New Epstein/Francona book blasts Red Sox owners
NEW YORK (AP) -- Theo Epstein traded for Adrian Gonzalez and signed Carl Crawford following pressure from Boston Red Sox owners to build a "sexy team," according to a book co-authored by former Boston Red Sox manager Terry Francona.
Epstein, who left as general manager after the 2011 season to become a Chicago Cubs executive, said Boston owner John Henry, chairman Tom Werner and president Larry Lucchino made the team's image a priority, according to excerpts released Tuesday by Sports Illustrated.
"Francona: The Red Sox Years" is co-written by the Boston Globe's Dan Shaughnessy and is scheduled for publication by Houghton Mifflin Harcourt on Jan. 22.
"They told us we didn't have any marketable players, that we needed some sizzle," Epstein is quoted as saying. "We need some sexy guys. Talk about the tail wagging the dog. This is like an absurdist comedy. We'd become too big. It was the farthest thing removed from what we set out to be."
On Nov. 2, 2010, a group gathered at Fenway Park to review results of that $100,000 marketing research project the Red Sox had commissioned following declining ratings of NESN, the regional sports network partly owned by the team.
The books stated the marketing report said: "[W]omen are definitely more drawn to the ‘soap opera' and ‘reality-TV' aspects of the game ... They are interested in good-looking stars and sex symbols" -- a reference to All-Star second baseman Dustin Pedroia.
Gonzalez and Crawford were traded to the Los Angeles Dodgers last summer along with Josh Beckett after the Red Sox fell out of contention.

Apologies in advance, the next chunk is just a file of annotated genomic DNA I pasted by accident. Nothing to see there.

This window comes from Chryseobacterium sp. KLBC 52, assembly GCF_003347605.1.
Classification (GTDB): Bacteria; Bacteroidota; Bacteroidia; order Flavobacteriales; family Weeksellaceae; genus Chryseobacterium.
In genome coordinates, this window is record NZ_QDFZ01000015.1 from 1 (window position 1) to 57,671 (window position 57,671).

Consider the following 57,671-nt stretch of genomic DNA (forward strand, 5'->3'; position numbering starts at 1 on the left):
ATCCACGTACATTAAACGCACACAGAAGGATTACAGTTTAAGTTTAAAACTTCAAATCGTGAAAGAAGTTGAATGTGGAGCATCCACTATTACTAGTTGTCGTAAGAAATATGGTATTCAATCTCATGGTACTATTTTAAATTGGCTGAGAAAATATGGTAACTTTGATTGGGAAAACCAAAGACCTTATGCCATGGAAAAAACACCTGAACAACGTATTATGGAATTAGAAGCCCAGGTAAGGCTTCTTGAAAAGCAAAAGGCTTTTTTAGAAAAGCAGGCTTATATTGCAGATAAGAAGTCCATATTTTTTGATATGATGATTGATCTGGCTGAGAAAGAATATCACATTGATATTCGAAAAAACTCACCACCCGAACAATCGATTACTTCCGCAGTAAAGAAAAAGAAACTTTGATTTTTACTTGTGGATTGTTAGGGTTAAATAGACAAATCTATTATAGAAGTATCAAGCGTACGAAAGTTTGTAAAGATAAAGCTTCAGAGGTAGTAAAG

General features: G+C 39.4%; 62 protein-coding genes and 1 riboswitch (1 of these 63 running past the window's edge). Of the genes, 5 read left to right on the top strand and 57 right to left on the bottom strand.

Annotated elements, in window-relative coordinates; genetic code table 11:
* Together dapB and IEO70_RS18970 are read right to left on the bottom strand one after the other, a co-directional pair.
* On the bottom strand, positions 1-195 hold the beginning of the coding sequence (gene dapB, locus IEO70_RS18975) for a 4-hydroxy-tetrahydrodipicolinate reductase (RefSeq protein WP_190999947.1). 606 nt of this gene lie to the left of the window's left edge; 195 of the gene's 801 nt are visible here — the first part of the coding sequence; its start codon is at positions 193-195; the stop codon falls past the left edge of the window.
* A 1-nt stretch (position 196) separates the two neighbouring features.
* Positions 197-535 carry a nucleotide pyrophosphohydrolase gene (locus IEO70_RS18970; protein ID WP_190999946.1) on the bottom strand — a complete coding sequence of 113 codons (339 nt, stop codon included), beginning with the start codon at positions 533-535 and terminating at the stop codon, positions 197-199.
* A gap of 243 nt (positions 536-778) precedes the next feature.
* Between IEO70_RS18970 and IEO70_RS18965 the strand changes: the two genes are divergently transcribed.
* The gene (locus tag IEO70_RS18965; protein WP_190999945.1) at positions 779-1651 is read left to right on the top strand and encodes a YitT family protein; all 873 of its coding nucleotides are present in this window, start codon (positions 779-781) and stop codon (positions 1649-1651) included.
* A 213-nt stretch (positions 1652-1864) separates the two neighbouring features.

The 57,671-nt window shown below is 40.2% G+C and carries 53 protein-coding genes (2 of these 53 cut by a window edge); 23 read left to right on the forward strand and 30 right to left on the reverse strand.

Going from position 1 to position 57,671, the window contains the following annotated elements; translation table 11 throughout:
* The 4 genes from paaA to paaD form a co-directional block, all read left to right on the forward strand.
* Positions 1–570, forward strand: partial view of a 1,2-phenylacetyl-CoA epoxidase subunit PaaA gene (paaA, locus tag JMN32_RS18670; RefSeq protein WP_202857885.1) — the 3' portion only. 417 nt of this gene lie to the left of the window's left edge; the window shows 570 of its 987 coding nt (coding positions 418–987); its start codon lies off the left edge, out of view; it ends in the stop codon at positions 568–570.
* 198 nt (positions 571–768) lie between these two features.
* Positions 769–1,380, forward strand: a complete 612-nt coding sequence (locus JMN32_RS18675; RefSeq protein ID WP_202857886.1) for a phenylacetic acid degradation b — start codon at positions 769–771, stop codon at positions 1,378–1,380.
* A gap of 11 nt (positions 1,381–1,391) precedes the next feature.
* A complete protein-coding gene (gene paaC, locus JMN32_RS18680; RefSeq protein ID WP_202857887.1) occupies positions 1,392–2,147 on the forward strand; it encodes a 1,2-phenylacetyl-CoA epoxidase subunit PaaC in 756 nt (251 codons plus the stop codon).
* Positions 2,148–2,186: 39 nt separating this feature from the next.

Francona left after the 2011 season, when the Red Sox lost 20 of their last 27 games, becoming the first team to lead by nine games in September and not make the postseason. He worked for ESPN in 2012. Cleveland hired him in October as its manager.
Francona said owners refused to let the Red Sox play day games on final days of homestands because of television.
"One thing the players were always asking for was getaway day games," he said. "The owners would never go for it. They couldn't have more day games because the ratings were already suffering, and that would have hurt worse."
Francona is quoted as saying that at the Sept. 30, 2011, meeting with owners he said: "If you don't know what you are doing about me, why am I here? This is a silly meeting. If you don't want me, just tell me." The team announced later that day that it was not exercising his option.
"It was at that meeting that he said that he had lost control of the clubhouse," Werner is quoted as saying, "that he was not the right person to continue as manager."
Francona recalled the session differently: "I never said I lost control of the clubhouse. I said I hadn't been able to reach some of the guys."
He was critical of the owners in the book.
"They come in with all these ideas about baseball, but I don't think they love baseball," he said. "I think they like baseball. It's revenue, and I know that's their right and their interest because they're owners ... and they're good owners. But they don't love the game. It's still more of a toy or a hobby for them. It's not their blood. They're going to come in and out of baseball. It's different for me. Baseball is my life."